The TTRAG group produced survey guidelines for recording historic timber-framed buildings.

The TFEC has developed a Standard for the Design of Timber Framed Structures as a "...supplement to provisions of the National Design Specification for Wood Construction..." [3] to assist engineers in this design specialty.


The Guild has held annual conferences and meetings since the 1980s at locations across North America. It also convenes regional meetings, workshops and community-building projects.

Apprenticeship Program

The Guild created a training program for apprentices to learn the art and science of traditional timber framing from mentors called journeyworkers. [4] This program uses a formal curriculum which is being revised.


The Guild publishes a newsletter for members, a respected journal Timber Framing, and books on the specialized topics of traditional timber framing. The Guild also lists other relevant books, software and a Glossary of timber framing terms. An important record of historic timber frame joints found in the U.S.A. is Historic American Timber Joinery: A Graphic Guide which was partially funded by a grant from National Park Service and the National Center for Preservation Technology and Training and thus are available for free download. [5] This guide is expanding as new types of joints are found and recorded.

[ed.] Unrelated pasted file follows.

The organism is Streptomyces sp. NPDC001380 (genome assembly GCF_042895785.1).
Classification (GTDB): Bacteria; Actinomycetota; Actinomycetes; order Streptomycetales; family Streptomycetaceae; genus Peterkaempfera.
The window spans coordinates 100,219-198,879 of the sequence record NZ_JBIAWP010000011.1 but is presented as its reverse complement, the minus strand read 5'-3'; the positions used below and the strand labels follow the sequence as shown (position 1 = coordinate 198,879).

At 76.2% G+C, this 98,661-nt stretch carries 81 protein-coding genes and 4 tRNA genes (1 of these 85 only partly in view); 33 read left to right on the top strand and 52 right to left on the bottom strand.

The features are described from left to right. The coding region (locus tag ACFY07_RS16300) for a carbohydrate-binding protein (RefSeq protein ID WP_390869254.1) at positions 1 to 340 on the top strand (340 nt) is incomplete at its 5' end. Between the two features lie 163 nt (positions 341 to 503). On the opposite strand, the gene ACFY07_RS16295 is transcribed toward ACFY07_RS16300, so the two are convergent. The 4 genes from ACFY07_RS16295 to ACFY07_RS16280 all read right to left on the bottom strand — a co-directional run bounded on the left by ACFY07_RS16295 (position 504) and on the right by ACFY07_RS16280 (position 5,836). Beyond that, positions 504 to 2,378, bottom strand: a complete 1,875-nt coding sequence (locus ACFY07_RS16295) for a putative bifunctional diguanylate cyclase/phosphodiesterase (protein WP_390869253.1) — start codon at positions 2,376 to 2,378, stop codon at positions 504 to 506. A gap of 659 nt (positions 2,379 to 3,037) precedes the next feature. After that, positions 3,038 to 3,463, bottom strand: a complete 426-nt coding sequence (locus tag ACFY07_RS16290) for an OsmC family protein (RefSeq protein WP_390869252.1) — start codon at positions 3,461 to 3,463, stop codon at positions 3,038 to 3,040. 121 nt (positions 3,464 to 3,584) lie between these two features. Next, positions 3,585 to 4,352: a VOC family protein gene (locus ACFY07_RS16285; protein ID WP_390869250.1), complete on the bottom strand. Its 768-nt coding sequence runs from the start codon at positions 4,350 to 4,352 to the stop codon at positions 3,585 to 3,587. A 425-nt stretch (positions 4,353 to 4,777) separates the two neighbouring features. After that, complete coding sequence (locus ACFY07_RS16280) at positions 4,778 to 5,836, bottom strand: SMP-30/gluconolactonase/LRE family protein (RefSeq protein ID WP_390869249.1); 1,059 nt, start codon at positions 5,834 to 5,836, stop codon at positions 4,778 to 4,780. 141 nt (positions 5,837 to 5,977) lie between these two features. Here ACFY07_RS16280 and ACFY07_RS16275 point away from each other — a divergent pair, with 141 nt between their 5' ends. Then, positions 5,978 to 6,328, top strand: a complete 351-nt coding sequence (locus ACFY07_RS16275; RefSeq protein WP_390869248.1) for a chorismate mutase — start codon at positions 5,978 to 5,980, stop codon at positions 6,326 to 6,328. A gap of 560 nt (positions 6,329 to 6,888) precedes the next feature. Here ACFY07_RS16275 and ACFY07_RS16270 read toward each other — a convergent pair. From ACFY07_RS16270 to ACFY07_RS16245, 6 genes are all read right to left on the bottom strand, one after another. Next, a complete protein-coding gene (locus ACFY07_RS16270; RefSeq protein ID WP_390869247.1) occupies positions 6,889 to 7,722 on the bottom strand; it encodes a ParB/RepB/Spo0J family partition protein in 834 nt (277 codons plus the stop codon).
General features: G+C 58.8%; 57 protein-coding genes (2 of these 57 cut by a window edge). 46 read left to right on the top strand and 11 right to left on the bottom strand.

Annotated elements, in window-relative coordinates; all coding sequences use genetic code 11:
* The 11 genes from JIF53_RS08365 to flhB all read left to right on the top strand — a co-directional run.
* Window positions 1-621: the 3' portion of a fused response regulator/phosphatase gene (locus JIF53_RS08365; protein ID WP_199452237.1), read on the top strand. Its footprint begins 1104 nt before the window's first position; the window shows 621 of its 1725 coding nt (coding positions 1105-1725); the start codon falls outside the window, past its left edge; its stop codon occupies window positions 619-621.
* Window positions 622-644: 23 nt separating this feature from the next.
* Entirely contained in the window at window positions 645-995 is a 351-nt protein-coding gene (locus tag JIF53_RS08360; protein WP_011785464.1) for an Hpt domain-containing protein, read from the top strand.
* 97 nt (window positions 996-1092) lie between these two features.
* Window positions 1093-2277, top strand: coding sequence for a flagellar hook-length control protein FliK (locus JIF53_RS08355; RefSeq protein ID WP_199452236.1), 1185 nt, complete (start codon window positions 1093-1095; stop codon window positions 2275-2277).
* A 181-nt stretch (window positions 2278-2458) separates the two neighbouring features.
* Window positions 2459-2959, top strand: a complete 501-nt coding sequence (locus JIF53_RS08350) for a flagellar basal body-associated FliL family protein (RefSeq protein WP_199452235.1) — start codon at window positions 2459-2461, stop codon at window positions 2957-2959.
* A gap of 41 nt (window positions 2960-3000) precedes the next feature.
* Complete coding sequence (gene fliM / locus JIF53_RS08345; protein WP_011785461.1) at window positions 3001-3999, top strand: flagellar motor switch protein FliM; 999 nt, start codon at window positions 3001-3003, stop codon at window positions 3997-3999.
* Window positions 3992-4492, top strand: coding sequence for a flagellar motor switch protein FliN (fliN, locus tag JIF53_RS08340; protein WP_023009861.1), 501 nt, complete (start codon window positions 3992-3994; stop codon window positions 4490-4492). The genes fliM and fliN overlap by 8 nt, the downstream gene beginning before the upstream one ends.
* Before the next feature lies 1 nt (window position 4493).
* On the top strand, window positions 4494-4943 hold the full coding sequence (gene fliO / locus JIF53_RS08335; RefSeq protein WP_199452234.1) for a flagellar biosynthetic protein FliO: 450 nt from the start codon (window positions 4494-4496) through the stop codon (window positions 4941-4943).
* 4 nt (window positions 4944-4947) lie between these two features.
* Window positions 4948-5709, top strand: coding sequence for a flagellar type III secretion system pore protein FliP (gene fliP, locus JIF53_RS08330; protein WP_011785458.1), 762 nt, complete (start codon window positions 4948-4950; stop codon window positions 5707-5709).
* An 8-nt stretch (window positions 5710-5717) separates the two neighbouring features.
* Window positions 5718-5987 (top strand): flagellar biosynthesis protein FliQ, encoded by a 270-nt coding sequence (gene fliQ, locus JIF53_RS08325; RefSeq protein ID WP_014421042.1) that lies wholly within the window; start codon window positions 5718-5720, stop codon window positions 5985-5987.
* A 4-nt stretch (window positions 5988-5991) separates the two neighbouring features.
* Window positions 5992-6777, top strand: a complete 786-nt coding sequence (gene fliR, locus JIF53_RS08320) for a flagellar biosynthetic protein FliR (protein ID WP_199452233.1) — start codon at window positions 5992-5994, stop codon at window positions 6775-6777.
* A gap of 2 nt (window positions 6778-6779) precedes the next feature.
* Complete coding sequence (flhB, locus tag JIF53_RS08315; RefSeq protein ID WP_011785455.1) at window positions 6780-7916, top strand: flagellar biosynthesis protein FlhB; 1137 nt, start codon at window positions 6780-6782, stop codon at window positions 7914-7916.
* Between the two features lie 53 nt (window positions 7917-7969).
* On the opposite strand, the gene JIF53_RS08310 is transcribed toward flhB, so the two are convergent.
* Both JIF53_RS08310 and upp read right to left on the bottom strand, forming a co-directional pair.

An online, public forum is managed for anyone to search for past discussions or ask questions. [6]


The current Executive Director of the Guild is Dr. Eric S. Howard, a nonprofit executive with 30 years of leadership in sustainability and education. Prior directors include Mack Magee, Jeff Arvin, Joel McCarty, Brenda Baker, and Will Beemer.

See also

Related Research Articles

<span class="mw-page-title-main">Joinery</span> Where pieces of wood are fixed together in an assembly

Joinery is a part of woodworking that involves joining pieces of wood, engineered lumber, or synthetic substitutes, to produce more complex items. Some woodworking joints employ mechanical fasteners, bindings, or adhesives, while others use only wood elements.

<span class="mw-page-title-main">Barn</span> Agricultural building used for storage and as a covered workplace

A barn is an agricultural building usually on farms and used for various purposes. In North America, a barn refers to structures that house livestock, including cattle and horses, as well as equipment and fodder, and often grain. As a result, the term barn is often qualified e.g. tobacco barn, dairy barn, cow house, sheep barn, potato barn. In the British Isles, the term barn is restricted mainly to storage structures for unthreshed cereals and fodder, the terms byre or shippon being applied to cow shelters, whereas horses are kept in buildings known as stables. In mainland Europe, however, barns were often part of integrated structures known as byre-dwellings. In addition, barns may be used for equipment storage, as a covered workplace, and for activities such as threshing.